Some packs have a ventilation feature, essentially a mesh back panel stretching taut to create space (?ie. a ventilation vent) between your back and the pack to prevent the pack from sticking to a wet, sweaty back. The ventilation vent reduces discomfort and has the added advantage of ?airing? your sweaty back to help it dry off.

Pack access is perhaps the most straightforward. Most packs come with top-loading openings?are pretty standard. Items not needed until the end of the day go deepest inside. Items that are regularly needed are located nearest to the exit point. Some packs also offer a zippered front panel which folds open exposing the full interior of the pack, or a side zipper, which also makes it easier to reach items deeper in your pack.

My personal favourite is the pockets. Side pockets that are elasticized, expanding when filled and flat when empty are like magic containers wherein all sorts of loose objects (ie. water bottle, tent poles, map etc.) may be stowed. And then there are the hipbelt pockets which would contain snacks, mobile phone, perhaps a headlight, energy gel ? items that are small are you need to access quickly. .

Front pocket(s):?Sometimes added to the exterior of a shovel pocket, these can hold smaller, less-bulky items.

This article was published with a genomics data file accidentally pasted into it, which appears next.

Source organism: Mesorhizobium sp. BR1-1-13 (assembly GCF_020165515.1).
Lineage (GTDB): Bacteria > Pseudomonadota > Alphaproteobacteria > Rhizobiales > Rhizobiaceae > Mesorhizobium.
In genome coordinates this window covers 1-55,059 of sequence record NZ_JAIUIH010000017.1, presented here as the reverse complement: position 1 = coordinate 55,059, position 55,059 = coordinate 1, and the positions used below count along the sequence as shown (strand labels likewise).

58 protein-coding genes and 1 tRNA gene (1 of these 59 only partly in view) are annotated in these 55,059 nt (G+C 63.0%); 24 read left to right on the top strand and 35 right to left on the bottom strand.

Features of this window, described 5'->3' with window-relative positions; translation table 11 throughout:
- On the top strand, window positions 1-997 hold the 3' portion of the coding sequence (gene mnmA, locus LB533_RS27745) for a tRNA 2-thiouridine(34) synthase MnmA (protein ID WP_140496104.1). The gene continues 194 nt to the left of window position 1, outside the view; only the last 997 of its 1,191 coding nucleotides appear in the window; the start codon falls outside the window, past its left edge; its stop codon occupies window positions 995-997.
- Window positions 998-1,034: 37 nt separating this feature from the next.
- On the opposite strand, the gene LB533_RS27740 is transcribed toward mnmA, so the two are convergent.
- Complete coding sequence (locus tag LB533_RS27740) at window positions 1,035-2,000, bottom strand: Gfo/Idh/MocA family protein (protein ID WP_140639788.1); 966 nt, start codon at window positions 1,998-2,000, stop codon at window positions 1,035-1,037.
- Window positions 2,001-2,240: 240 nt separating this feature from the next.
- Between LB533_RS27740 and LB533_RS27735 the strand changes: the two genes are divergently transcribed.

A fancy feature in some packs is the Removable Daypack / Top Lid. Some packs are designed with a removal daypack that is perfect for day trips, or the summit push. Some packs have top lids that detach from the main pack and convert into a hipbelt pack for day trips.

Finally, we also need to think about where the sleeping bag would go. The Sleeping Bag Compartment is a zippered stash spot near the bottom of a packbag. It’s a useful feature if you don’t want to use a stuff sack for your sleeping bag. Alternately, this space can hold other gear that you’d like to reach easily.

Backpack fit

It is the torso length that matters. Height is not correlated to length of torso. Your torso is essentially your trunk. Use a tape measure. Take your measurements like you would when tailoring a new suit. To find the perfect fit, you need perfect measurements.

trekking climbing backpacks
Finding the perfect trekking backpack fit.? Our friends at Hypelite Mountain gear, has this guide as a rule of thumb.


DO NOT forget padding. If you’re using a lightweight pack with a hipbelt and lumbar pad that is not adequately padded, your hips and lower back will be sore. With the right padding, you would not even feel it.

Final note, do your research. To find the perfect match, you need to put in time and effort.

There are many styles and types of backpacks on the market. There is no perfect backpack that meets all needs.? Our advice is to find the one that?s a good fit, that fits correctly on your torso, and has good padding on the hip belt. This will keep you feeling fresh at the end of the day.

Happy Trekking!